Lacquered wood sculpture of seated Buddha (Amida Nyorai)

Lacquered wood sculpture of seated Buddha (Amida Nyorai)

Japan, late Muromachi period, early Edo period, late 16th/early 17th century

Height: 15 1/4 inches, 39 cm

Width: 12 1/2 inches, 31.5 cm

Depth: 10 1/2 inches, 27 cm

Lacquered wood sculpture of seated Buddha (Amida Nyorai)

A large lacquered wood figure of the Buddha, seated with his legs folded, the soles of the feet partly showing. His body is draped in elaborately folded robes, which fall open at the chest. The Buddha’s right hand is raised whilst the left hand is extended forwards, palm upwards. The index fingers and thumbs on both hands are joined and together these hand gestures indicate raigo mudra (the mudra of welcome). The Buddha’s face has a serene expression and symmetrical features with hooded eyelids over narrow eyes and arched eyebrows. The pendulous earlobes are pierced. On the forehead between the eyebrows the third eye of spiritual vision is visible. The head, which is covered in tightly coiffed curls, is crowned by a prominent cranial protuberance, the front of which is inset with another circular decoration. The figure is covered in a thin layer of matt lacquer with the original gilding visible in most areas.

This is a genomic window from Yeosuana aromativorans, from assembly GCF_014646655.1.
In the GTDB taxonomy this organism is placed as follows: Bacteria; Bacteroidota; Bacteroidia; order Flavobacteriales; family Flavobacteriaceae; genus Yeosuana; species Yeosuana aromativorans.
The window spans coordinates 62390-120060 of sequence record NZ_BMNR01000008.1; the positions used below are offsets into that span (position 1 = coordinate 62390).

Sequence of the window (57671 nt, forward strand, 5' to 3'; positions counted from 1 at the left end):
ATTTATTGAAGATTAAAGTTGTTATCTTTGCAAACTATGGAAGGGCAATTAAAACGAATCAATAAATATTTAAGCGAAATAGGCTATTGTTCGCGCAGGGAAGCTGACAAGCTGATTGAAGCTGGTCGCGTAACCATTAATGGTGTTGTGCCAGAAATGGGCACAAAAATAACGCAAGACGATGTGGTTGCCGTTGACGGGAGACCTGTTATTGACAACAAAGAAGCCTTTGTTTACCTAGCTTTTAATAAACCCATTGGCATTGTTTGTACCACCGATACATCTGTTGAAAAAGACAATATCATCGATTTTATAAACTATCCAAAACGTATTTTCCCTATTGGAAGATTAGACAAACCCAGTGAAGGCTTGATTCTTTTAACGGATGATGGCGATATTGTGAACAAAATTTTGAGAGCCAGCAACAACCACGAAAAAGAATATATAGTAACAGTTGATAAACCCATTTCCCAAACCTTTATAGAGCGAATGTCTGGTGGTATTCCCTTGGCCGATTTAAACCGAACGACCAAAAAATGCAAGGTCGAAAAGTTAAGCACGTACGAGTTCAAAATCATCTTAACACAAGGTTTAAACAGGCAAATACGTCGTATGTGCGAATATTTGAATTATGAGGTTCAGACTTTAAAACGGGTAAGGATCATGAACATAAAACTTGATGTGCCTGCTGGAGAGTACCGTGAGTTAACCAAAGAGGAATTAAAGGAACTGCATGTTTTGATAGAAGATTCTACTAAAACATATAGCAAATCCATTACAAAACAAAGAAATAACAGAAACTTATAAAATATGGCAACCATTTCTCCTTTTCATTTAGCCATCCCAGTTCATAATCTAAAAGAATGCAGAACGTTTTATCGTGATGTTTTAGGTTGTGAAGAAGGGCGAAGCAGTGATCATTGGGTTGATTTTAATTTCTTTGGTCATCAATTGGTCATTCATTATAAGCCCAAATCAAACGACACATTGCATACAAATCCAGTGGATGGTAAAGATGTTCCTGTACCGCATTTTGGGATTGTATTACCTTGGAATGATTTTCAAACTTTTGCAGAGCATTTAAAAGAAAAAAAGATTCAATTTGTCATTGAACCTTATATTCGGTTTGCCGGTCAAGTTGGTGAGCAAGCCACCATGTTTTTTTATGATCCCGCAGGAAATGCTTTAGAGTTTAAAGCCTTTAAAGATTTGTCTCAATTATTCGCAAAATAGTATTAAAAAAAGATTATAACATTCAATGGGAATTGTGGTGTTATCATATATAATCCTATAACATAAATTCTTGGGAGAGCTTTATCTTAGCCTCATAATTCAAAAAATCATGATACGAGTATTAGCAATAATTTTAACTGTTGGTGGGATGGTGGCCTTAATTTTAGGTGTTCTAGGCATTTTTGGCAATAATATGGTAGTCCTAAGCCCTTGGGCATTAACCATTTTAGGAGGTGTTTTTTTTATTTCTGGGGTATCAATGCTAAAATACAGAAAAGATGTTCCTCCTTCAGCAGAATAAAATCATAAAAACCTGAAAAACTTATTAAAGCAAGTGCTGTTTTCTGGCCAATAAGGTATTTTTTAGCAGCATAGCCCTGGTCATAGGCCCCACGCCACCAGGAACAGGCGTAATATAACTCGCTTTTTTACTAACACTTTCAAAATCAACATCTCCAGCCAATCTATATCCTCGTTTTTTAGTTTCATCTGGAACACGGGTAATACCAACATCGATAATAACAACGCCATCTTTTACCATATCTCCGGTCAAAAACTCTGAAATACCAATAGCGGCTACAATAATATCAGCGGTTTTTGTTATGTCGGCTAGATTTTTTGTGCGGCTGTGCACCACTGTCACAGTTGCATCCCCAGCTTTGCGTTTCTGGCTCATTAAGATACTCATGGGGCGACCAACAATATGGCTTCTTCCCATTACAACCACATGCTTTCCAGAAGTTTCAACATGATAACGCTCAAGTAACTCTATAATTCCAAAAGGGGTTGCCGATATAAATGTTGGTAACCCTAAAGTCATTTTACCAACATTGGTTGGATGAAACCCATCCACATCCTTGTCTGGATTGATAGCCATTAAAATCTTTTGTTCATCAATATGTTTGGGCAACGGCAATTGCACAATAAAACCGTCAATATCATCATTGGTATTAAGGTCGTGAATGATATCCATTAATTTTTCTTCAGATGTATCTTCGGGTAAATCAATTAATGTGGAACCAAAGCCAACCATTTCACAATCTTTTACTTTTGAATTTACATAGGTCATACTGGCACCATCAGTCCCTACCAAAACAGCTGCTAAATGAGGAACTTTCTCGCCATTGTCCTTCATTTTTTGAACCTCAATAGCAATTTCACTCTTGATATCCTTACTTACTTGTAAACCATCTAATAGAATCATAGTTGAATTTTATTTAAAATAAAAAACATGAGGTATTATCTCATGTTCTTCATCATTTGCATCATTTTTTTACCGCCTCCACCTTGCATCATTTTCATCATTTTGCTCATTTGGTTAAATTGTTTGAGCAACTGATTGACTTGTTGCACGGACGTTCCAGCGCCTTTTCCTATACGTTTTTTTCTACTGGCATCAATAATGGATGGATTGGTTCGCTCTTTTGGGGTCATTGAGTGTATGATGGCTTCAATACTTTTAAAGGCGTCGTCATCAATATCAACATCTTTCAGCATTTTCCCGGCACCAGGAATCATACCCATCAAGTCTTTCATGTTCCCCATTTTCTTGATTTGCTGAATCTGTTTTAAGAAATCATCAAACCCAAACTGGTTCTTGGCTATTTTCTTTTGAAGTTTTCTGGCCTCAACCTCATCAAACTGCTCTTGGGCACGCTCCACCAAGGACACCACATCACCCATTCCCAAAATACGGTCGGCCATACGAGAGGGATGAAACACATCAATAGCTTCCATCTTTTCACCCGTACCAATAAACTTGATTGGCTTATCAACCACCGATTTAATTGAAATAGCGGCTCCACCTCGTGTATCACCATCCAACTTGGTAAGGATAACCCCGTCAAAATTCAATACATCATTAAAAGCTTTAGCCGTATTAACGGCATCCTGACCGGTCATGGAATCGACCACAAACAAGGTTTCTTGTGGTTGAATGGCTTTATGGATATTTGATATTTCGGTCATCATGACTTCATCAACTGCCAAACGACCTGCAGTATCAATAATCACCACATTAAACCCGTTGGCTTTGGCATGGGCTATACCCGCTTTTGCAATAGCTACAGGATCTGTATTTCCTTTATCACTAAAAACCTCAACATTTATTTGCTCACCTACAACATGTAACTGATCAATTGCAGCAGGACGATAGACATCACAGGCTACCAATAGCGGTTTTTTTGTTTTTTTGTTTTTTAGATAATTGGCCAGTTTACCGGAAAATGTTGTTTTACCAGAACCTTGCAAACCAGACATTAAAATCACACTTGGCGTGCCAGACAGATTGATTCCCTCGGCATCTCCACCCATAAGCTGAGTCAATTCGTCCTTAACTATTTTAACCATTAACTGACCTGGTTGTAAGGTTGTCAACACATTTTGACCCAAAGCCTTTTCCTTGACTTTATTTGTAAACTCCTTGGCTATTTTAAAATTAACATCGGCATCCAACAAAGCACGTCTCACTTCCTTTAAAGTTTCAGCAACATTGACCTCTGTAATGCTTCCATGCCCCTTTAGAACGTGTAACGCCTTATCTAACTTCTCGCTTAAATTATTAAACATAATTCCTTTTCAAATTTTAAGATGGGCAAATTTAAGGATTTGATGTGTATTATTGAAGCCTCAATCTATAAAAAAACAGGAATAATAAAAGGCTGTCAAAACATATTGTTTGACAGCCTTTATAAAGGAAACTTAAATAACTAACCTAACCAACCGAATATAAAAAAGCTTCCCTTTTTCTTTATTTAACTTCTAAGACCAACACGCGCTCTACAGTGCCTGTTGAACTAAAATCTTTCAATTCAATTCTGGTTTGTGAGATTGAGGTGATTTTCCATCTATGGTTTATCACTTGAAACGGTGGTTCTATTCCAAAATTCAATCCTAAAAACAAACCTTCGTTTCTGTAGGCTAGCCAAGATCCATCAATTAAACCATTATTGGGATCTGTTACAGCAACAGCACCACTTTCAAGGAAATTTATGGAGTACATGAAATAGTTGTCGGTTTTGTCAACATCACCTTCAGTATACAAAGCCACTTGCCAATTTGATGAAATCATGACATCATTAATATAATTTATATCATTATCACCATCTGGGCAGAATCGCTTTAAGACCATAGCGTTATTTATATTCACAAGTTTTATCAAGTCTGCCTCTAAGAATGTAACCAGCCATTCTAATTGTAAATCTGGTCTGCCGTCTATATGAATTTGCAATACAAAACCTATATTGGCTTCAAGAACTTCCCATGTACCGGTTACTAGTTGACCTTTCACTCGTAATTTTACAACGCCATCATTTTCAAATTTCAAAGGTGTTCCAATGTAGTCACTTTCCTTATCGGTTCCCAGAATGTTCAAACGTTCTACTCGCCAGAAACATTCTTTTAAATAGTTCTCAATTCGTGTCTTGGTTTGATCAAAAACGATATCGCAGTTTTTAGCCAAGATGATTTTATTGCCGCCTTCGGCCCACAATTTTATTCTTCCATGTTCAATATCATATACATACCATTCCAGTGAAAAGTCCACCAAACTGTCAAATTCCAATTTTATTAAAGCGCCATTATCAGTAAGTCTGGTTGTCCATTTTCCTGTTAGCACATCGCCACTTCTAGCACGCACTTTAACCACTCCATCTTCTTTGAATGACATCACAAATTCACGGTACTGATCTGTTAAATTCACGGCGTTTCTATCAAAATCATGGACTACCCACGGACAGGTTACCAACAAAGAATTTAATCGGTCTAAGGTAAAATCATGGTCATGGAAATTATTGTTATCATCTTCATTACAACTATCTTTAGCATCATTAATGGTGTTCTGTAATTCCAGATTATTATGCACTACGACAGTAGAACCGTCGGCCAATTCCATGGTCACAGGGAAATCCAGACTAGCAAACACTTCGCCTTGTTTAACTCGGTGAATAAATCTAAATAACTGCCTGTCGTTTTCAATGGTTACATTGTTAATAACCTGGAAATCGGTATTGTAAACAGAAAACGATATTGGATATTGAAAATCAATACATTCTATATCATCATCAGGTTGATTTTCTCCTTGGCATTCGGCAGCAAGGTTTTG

Stylistically, this serene, skilfully carved wood figure of the Buddha carries on the tradition of Japanese wood sculpture from earlier eras, such as the Kamakura period, typical features of which are simple, folded clothing and a serene expression. The use of both the third eye of spiritual vision and the cranial bump are also seen in the earlier periods. Japan saw a gradual decline in Buddhism in the late Muromachi period, which carried on during the subsequent Momoyama and Edo periods, and resulted in a parallel decline in Buddhist sculpture. The present image of the Buddha is proof that the tradition of Buddhist sculpture was not lost entirely. It is similar in style and execution to a much larger seated sculpture of Amida Nyorai dated to the Fujiwara period, late 12th century, in the Minneapolis Institute of Arts. [1] It is also similar in style to an image of Shaka Nyorai dated to the Kamakura period, in the Todai-Ji (Great Eastern Temple) in Nara. [2] A comparable standing figure of Amida Nyorai on a lotus plinth and dated to the Muromachi period, 16th century, is in the Brundage collection at the Asian Art Museum of San Francisco. [3]

  1. Jacobsen, R. The Asian Galleries, The Minneapolis Institute of Arts, 1982, p. 64
  2. Mino,Y. (organiser) The Great Eastern Temple, Treasures of Japanese Buddhist Art from Todai-ji, The Art Institute of Chicago, 1986, no.17, pp. 96-7
  3. Lefebvre d’Argencé, R-Y. Chinese, Korean and Japanese Sculpture in the Avery Brundage Collection, Asian Art Museum of San Francisco, 1974, no. 218, p. 410